As with screws, selection of non-return valves is often resin-specific. Ball check valves are more shear intensive and can aid in color distribution, although this method can prove problematic when processing parameters such as screw speed, backpressure, and barrel temperatures are pushed close to the base resin's limits, leading to both colorant and resin degradation.
Screw and barrel wear. A worn screw or barrel-regardless of the design-will inhibit mixing, causing a loss in plasticating quality and therefore color distribution.
Barrel capacity. As a general rule, using more than 60 percent of the barrel capacity with a GP screw is considered to be pushing the processing envelope for good color incorporation. Of course, this is cycle-time dependent. The barrel's L/D ratio is also important. For example, shorter barrels (18:1) are less conducive to a good mix, while longer barrels (24:1) provide a longer mix environment, but also longer residence time. It's important to keep an eye on material residence time, because excessive residence can degrade either the base resin or the colorant, or both, while insufficient time in the barrel may lead to distribution issues.
Colorant handling and dispensing. One of the keys to successful color processing is an accurate blending/distribution of colorant and base resin before both enter the molding machine. When blending equipment is used, production personnel must be aware of proper operation, calibration, and maintenance. If the equipment is not properly calibrated to the process, any money saved by coloring the raw materials will be lost in wasted product.
For solid (salt and pepper mix) colorants, there are many different options, such as drum tumblers or auger mixers. For blending concentrates and powders at the machine, either volumetric or gravimetric feeders are used. Volumetric feeders are both less expensive and potentially less accurate than gravimetric types because they feed colorant based on speed vs. time. Gravimetric feeders weigh and blend each component in the mix. For liquid colorant, special volumetric pumps are typically used to handle the color accurately and neatly. (See the sidebar on p. 87 for definitions of common colorant-system formats and their functions.)
2. Tooling design can also impact aesthetics.
Gates and runner systems. Proper gating and runner types should be considered at the design table. It's important to remember that additional heat generated by a hot manifold or pin gate during injection fill can affect the integrity of the color. If it's known ahead of time that such tooling is being used, a colorant supplier can formulate the color package differently.
Knitlines. Anticipating aesthetic issues during the early design stage is very important, especially if knitlines are a factor. When moldfilling analysis or experience indicates knitlines are likely, color formulation changes can be made with certain resin families that will Excellerate the appearance of knitlines. Of course, this issue is more easily resolved during the early stages of part and tooling design.
Mold texture. Also an important consideration during the design stages is mold texture, since it can affect how the eye perceives color. The presence of gloss and/or texture in the tool can make what would otherwise be an exact color match appear very different. Gloss should be considered in relation to both the mold and resin being processed, since some materials naturally have higher gloss.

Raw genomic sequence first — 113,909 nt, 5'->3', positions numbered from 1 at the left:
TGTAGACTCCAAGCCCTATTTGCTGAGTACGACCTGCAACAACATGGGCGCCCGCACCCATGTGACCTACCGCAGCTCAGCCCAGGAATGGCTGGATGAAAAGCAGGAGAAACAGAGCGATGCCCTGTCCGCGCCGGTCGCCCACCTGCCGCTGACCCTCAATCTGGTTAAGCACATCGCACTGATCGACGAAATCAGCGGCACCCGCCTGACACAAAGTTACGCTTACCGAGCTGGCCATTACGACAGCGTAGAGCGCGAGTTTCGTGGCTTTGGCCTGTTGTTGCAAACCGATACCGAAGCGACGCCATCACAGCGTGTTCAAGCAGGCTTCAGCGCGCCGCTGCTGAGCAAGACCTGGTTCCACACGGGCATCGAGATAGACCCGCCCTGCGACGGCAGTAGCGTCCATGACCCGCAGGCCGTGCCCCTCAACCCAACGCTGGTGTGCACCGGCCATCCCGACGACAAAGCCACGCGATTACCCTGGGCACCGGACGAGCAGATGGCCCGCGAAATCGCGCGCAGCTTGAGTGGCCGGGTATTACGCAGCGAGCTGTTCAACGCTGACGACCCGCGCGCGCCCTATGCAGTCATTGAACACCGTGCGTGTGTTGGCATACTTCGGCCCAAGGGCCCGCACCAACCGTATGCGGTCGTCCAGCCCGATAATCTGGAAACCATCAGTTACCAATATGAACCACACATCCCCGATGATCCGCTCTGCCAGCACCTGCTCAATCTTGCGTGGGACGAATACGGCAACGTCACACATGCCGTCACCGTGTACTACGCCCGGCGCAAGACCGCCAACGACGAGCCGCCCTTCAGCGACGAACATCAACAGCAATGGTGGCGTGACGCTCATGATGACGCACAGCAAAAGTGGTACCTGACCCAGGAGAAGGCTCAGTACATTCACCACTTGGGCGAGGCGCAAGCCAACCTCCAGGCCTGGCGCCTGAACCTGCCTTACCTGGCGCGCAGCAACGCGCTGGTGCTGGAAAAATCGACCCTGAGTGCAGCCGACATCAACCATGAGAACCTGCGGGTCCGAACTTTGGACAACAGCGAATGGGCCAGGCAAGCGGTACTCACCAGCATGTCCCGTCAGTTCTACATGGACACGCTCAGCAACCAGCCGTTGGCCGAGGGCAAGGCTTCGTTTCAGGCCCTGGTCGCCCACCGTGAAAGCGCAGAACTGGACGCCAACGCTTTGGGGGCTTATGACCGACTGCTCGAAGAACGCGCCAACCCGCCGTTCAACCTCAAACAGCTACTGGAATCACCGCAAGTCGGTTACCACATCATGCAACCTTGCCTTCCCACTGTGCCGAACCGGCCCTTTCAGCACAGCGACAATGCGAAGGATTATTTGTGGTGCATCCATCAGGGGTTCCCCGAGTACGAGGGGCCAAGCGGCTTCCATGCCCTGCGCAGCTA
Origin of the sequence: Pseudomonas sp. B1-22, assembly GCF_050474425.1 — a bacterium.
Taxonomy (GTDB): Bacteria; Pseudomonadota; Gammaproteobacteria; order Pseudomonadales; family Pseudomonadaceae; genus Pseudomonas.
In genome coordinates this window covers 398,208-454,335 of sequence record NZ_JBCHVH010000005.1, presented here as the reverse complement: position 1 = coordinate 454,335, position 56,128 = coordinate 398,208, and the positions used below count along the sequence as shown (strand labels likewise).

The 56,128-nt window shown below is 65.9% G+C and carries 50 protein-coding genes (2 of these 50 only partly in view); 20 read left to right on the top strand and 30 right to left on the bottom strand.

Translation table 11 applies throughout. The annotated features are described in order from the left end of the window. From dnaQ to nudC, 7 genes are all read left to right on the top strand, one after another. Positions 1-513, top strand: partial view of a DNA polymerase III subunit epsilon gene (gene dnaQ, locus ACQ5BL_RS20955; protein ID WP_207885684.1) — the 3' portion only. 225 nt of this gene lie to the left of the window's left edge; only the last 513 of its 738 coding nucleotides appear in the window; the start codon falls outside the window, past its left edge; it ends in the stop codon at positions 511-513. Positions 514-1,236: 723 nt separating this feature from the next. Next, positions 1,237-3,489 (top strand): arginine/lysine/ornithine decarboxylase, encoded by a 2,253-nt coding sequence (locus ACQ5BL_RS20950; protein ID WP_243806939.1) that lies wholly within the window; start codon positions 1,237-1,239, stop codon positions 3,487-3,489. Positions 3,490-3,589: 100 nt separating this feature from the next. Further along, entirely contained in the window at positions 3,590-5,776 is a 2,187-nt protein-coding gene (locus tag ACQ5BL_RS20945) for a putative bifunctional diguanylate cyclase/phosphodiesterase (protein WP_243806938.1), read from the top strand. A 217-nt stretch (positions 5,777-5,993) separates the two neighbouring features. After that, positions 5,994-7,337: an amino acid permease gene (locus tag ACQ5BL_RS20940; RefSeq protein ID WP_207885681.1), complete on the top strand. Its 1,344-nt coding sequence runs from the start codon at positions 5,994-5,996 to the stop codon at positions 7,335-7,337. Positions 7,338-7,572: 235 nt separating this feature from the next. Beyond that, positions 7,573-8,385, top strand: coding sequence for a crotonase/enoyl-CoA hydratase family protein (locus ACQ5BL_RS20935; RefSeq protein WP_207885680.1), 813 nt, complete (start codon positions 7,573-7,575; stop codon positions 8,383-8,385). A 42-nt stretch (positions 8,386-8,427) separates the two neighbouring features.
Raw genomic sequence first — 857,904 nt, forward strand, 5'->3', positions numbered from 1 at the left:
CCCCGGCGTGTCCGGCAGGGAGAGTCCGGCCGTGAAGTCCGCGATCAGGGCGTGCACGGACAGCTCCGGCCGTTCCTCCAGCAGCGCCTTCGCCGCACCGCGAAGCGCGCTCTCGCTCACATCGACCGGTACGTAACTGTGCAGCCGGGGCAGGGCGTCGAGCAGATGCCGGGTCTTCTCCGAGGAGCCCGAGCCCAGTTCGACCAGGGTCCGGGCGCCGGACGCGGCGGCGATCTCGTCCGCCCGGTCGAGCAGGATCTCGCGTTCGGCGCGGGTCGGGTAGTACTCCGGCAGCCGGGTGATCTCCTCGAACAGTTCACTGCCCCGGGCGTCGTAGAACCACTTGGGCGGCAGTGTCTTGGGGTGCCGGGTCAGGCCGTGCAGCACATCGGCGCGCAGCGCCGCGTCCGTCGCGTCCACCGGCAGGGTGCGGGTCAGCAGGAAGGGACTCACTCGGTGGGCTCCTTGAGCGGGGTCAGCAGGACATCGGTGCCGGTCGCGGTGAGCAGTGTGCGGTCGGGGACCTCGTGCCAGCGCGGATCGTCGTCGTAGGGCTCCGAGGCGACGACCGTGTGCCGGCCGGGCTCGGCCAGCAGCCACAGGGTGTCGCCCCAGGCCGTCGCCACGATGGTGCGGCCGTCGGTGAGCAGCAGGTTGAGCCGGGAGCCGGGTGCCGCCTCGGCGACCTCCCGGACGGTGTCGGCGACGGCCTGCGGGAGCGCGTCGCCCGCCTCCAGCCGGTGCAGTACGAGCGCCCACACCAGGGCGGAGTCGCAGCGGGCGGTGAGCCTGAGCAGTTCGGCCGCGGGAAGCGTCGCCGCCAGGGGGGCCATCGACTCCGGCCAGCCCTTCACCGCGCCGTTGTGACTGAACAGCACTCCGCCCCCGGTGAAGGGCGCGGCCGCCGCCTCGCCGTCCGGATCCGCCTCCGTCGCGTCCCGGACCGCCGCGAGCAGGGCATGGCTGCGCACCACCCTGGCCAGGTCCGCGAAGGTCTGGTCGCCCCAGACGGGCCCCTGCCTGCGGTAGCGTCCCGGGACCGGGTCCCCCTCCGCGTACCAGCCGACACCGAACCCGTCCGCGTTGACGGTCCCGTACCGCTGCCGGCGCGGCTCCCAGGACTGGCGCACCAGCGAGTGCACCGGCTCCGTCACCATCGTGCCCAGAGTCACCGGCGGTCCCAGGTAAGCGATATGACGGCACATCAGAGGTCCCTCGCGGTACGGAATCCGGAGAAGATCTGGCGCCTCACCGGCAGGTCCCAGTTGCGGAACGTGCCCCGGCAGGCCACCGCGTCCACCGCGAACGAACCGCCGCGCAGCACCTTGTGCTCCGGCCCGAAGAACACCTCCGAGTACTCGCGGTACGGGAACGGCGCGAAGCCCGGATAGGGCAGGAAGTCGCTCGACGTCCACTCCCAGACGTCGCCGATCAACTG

3. Take a good look at part design.
Color/special effects. It's important to understand that a joint blessing and challenge of molding color and/or special effects is that the color package may accentuate design or molding problems that are already present in a part, such as knitlines, slight sinks, or stress-whitening marks near the base of a snapfit. Taking color back out and running the part in natural resin may appear to make the problem disappear, but in reality the problem, if it is a molding or design issue, is probably still there, and just not as visible.
The problem will be accentuated in chromatic colors and high-gloss designs. So if it's something that can otherwise be lived with, slight design modifications may solve the problem. On the other hand, certain problems, like stress-whitening marks, can often be hidden by the correct use of color or possible reformulation.
When integrally colored, molded parts of dissimilar materials are mated with other molded or painted parts, they must often match in color, gloss, and texture. Here, it's important to work closely with the resin and color suppliers to ensure that the parts will match as closely as possible when they are new and that they will fade at the same rate throughout the lifetime of the assembly.
Bosses/ribs/knitlines/parting lines. Wherever there is a flow interruption in the part design-from bosses, ribs, or even converging flow fronts on multiple gated parts-there is a strong possibility of sink marks, knitlines, and compromised mechanical integrity because knitlines are always weaker than the surrounding resin. Since the orientation of the material in these areas shifts, the refractive index across this region of the part will also shift, posing aesthetic challenges for many special-effects packages. Therefore, these interruptions should be designed into nonvisible faces and noncritical areas of the part.